Yesterday, I returned from Federation of Canadian Municipalities committee meetings in St. John’s, NL. Four times a year, along with about 100 other local politicians from across Canada, I attend meetings at various cities across the country on behalf of the city.
The FCM represents more than 2,000 municipalities and 90 per cent of Canada’s population. Its goal is to ensure the federal government knows local governments’ concerns and supports communities such as Kamloops in our citizens’ goals for a safe, sustainable community.
Here are some specific ways the FCM is helping Kamloops.
First, Kamloops is a railway town. Railways are federally regulated, so Kamloops has
no jurisdiction over their operations.
Immediately after the rail disaster in Lac Mégantic, Que., FCM struck a national committee to lobby the federal government for increased municipal input into rail operations.
The FCM wants the federal government to equip and support municipal first responders for rail emergencies. As well, it wants to ensure federal and industry policies and regulations address the rail safety concerns of municipalities. Finally, it wants to prevent off-loading of rail safety and emergency response costs to local taxpayers.
While Kamloops City council sits down annually with the railways to discuss local concerns, it will be through the work of the FCM that federal legislation will be made.
Second, the FCM’s lobbying ensured long-term, predictable infrastructure funding for
Kamloops. In the 2013 budget, the federal government announced a 10-year renewal of the Gas Tax Fund. The deal gives the City of Kamloops budgetary certainty. Without the federal government paying its share for projects like Kamloops’ new $40-million wastewater treatment plant, Kamloops homeowners would have paid far more.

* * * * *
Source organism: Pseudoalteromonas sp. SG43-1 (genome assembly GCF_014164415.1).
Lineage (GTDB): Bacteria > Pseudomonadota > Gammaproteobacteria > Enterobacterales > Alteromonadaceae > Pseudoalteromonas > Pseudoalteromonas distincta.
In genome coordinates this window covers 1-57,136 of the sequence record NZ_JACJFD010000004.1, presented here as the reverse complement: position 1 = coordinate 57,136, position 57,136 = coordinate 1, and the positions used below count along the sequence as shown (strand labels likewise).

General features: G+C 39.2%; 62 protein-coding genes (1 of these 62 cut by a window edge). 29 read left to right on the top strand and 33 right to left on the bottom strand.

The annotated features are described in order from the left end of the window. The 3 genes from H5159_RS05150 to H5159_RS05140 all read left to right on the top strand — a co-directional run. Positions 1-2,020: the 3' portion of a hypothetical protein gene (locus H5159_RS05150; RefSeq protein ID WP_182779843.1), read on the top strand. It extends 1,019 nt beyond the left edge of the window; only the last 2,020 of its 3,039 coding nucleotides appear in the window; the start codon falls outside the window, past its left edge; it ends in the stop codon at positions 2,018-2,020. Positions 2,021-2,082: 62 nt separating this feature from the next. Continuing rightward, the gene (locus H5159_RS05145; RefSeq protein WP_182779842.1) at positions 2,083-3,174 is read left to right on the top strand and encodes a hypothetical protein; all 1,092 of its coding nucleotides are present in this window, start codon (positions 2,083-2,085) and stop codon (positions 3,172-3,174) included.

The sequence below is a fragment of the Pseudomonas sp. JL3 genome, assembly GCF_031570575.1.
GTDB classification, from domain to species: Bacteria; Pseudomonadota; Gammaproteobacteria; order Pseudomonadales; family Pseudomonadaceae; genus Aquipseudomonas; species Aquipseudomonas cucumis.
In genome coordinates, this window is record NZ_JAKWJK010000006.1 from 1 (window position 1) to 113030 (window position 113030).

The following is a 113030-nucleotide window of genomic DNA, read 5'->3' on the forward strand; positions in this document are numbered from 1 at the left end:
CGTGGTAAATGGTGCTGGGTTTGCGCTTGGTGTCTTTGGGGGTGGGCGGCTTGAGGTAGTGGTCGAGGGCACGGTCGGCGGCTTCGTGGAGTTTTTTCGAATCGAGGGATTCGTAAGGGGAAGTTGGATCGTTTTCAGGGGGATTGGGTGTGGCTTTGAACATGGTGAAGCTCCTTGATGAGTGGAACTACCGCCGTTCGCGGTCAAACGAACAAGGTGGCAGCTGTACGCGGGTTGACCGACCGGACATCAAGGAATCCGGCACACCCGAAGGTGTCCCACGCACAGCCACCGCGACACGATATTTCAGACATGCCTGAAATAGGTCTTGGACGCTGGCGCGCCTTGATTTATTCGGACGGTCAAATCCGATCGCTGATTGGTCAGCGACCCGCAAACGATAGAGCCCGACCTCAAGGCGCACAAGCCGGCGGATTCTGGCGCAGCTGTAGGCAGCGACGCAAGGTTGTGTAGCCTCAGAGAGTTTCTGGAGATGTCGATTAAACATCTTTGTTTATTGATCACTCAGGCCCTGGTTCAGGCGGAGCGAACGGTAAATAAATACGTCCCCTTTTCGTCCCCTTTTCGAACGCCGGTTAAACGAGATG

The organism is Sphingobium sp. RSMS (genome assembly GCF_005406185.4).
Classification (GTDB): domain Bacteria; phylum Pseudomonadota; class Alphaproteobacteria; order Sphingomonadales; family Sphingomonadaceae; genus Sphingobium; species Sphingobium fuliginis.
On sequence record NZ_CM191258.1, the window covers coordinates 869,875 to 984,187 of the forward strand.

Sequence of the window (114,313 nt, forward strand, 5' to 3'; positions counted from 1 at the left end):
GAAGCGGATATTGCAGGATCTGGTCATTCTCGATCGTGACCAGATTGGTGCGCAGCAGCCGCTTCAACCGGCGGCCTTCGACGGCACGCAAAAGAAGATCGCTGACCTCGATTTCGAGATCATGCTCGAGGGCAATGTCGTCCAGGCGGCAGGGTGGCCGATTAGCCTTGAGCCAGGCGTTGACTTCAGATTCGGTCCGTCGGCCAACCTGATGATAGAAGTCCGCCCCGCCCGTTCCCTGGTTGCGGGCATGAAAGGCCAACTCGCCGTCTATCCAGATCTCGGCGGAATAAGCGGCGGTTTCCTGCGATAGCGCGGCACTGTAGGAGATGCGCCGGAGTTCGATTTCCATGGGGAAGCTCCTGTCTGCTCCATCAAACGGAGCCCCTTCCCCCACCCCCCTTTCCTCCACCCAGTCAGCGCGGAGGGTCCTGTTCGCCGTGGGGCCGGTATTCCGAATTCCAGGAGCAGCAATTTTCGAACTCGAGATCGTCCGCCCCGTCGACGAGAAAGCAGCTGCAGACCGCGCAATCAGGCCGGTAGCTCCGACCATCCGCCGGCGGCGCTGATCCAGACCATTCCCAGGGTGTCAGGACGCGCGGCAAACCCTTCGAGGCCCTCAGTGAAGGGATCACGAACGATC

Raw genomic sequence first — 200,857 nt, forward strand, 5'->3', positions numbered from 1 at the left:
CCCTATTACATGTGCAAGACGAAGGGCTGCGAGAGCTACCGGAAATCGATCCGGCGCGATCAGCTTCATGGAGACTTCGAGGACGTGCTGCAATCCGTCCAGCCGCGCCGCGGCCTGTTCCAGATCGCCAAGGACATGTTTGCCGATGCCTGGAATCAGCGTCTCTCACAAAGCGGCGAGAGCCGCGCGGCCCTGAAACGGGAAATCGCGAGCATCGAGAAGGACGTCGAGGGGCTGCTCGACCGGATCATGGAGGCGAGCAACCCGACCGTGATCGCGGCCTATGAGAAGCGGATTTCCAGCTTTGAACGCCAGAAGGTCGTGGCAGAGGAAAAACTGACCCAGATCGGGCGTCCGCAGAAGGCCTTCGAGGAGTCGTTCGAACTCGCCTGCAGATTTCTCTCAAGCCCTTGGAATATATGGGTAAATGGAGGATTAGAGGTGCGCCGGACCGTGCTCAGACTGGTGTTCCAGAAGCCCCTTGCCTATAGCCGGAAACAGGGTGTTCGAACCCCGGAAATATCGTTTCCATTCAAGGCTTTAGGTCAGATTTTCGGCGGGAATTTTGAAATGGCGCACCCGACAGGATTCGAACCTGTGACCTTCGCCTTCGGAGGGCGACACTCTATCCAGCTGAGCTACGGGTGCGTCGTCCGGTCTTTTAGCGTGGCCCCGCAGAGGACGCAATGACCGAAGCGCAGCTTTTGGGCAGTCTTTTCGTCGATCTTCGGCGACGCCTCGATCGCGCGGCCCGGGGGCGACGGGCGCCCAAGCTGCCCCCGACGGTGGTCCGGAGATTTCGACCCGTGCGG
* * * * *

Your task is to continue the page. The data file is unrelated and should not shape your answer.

Third, Kamloops is currently short about 2,000 units of affordable housing. One of the City’s goals, through a partnership with the Kamloops Homelessness Plan and others, is to increase the amount of affordable housing for seniors, young families, people with disabilities and others.
For the next couple of years, a key goal of the FCM will be to work with the federal government on national housing initiatives. The FCM wants a national housing policy so all Canadians are adequately housed. This is good news for Kamloops, since whatever the FCM accomplishes will benefit Kamloops residents.
Fourth, the average Kamloops household pays $145 a year for garbage pickup. Seventy per cent of our waste is landfilled rather than recycled or diverted as yard waste.
FCM is currently working with both the federal government and manufacturers on a zero-waste initiative, which would put the onus on manufacturers to reduce packaging and improve recycling of products through extended producer
Less waste created can lower your utility bill. As a bonus, less waste means the Mission Flats landfill would last longer, which would save Kamloops taxpayers even more money, since creating new landfills is expensive.
Nancy Bepple is a councillor with the City of Kamloops.